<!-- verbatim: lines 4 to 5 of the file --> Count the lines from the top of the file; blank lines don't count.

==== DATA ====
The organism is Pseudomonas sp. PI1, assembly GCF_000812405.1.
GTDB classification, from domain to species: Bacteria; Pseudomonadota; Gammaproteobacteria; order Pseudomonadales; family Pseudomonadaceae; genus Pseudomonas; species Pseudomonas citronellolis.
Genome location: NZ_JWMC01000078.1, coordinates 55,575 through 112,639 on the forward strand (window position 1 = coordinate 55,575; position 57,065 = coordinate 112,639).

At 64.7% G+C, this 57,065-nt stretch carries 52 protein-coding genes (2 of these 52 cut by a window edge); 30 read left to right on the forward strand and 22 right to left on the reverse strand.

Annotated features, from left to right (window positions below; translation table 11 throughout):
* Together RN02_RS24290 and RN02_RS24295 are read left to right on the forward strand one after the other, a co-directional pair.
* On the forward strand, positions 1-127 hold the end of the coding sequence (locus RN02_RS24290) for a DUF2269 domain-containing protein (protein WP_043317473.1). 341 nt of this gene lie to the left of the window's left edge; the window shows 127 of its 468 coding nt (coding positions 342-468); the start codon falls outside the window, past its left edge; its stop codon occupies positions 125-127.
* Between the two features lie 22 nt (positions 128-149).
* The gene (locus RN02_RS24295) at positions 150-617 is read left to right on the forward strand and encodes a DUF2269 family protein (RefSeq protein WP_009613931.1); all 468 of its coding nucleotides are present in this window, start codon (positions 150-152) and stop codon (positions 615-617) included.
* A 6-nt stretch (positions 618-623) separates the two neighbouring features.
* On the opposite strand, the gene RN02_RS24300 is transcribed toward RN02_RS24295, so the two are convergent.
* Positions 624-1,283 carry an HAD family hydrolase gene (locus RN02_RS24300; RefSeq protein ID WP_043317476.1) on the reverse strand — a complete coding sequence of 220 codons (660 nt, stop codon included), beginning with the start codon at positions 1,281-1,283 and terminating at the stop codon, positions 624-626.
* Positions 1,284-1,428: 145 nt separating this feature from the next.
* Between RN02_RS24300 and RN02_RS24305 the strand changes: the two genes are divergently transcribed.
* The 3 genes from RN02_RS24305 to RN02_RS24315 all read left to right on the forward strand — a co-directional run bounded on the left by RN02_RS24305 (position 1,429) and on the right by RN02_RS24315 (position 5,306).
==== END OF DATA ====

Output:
At 64.7% G+C, this 57,065-nt stretch carries 52 protein-coding genes (2 of these 52 cut by a window edge); 30 read left to right on the forward strand and 22 right to left on the reverse strand.

Annotated features, from left to right (window positions below; translation table 11 throughout):